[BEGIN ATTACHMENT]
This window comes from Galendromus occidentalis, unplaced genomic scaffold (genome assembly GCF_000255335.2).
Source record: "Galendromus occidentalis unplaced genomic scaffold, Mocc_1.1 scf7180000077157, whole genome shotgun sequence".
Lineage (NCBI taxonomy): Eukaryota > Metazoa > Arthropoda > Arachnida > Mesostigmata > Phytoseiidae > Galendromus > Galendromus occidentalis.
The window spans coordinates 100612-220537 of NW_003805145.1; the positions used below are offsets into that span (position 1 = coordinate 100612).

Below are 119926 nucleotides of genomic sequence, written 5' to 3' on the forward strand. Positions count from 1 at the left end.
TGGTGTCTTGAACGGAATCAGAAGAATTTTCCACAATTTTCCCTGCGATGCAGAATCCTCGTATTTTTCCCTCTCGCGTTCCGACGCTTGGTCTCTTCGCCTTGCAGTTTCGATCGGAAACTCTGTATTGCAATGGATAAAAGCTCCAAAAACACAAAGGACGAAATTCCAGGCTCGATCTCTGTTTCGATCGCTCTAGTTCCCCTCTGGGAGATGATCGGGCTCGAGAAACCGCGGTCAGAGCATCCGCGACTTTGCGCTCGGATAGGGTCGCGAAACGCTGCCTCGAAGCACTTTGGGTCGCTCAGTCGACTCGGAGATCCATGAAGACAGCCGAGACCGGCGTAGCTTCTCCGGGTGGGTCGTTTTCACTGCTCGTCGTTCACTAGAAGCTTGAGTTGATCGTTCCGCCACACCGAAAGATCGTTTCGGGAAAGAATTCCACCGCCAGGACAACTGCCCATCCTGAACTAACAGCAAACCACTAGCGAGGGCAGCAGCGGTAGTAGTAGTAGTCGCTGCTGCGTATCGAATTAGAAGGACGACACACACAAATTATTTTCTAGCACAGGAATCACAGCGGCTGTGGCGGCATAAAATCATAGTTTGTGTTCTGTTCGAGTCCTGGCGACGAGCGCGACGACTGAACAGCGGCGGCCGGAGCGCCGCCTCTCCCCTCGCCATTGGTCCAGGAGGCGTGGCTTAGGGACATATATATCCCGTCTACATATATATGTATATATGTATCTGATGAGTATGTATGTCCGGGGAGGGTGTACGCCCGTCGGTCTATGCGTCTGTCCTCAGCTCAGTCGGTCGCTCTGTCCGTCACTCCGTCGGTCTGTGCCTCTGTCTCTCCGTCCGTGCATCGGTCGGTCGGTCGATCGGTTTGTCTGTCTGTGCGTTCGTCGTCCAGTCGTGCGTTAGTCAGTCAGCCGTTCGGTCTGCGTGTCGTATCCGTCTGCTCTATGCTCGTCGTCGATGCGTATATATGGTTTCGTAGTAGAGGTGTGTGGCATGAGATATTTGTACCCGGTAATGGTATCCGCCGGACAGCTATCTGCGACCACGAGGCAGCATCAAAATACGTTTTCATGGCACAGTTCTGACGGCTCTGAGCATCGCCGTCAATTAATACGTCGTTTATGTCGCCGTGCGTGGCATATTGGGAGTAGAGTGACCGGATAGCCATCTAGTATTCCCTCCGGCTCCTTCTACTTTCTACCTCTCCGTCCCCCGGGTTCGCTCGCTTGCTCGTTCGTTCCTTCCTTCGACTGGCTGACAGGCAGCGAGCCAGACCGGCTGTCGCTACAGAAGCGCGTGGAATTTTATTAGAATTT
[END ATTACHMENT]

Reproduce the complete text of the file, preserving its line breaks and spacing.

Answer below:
This window comes from Galendromus occidentalis, unplaced genomic scaffold (genome assembly GCF_000255335.2).
Source record: "Galendromus occidentalis unplaced genomic scaffold, Mocc_1.1 scf7180000077157, whole genome shotgun sequence".
Lineage (NCBI taxonomy): Eukaryota > Metazoa > Arthropoda > Arachnida > Mesostigmata > Phytoseiidae > Galendromus > Galendromus occidentalis.
The window spans coordinates 100612-220537 of NW_003805145.1; the positions used below are offsets into that span (position 1 = coordinate 100612).

Below are 119926 nucleotides of genomic sequence, written 5' to 3' on the forward strand. Positions count from 1 at the left end.
TGGTGTCTTGAACGGAATCAGAAGAATTTTCCACAATTTTCCCTGCGATGCAGAATCCTCGTATTTTTCCCTCTCGCGTTCCGACGCTTGGTCTCTTCGCCTTGCAGTTTCGATCGGAAACTCTGTATTGCAATGGATAAAAGCTCCAAAAACACAAAGGACGAAATTCCAGGCTCGATCTCTGTTTCGATCGCTCTAGTTCCCCTCTGGGAGATGATCGGGCTCGAGAAACCGCGGTCAGAGCATCCGCGACTTTGCGCTCGGATAGGGTCGCGAAACGCTGCCTCGAAGCACTTTGGGTCGCTCAGTCGACTCGGAGATCCATGAAGACAGCCGAGACCGGCGTAGCTTCTCCGGGTGGGTCGTTTTCACTGCTCGTCGTTCACTAGAAGCTTGAGTTGATCGTTCCGCCACACCGAAAGATCGTTTCGGGAAAGAATTCCACCGCCAGGACAACTGCCCATCCTGAACTAACAGCAAACCACTAGCGAGGGCAGCAGCGGTAGTAGTAGTAGTCGCTGCTGCGTATCGAATTAGAAGGACGACACACACAAATTATTTTCTAGCACAGGAATCACAGCGGCTGTGGCGGCATAAAATCATAGTTTGTGTTCTGTTCGAGTCCTGGCGACGAGCGCGACGACTGAACAGCGGCGGCCGGAGCGCCGCCTCTCCCCTCGCCATTGGTCCAGGAGGCGTGGCTTAGGGACATATATATCCCGTCTACATATATATGTATATATGTATCTGATGAGTATGTATGTCCGGGGAGGGTGTACGCCCGTCGGTCTATGCGTCTGTCCTCAGCTCAGTCGGTCGCTCTGTCCGTCACTCCGTCGGTCTGTGCCTCTGTCTCTCCGTCCGTGCATCGGTCGGTCGGTCGATCGGTTTGTCTGTCTGTGCGTTCGTCGTCCAGTCGTGCGTTAGTCAGTCAGCCGTTCGGTCTGCGTGTCGTATCCGTCTGCTCTATGCTCGTCGTCGATGCGTATATATGGTTTCGTAGTAGAGGTGTGTGGCATGAGATATTTGTACCCGGTAATGGTATCCGCCGGACAGCTATCTGCGACCACGAGGCAGCATCAAAATACGTTTTCATGGCACAGTTCTGACGGCTCTGAGCATCGCCGTCAATTAATACGTCGTTTATGTCGCCGTGCGTGGCATATTGGGAGTAGAGTGACCGGATAGCCATCTAGTATTCCCTCCGGCTCCTTCTACTTTCTACCTCTCCGTCCCCCGGGTTCGCTCGCTTGCTCGTTCGTTCCTTCCTTCGACTGGCTGACAGGCAGCGAGCCAGACCGGCTGTCGCTACAGAAGCGCGTGGAATTTTATTAGAATTT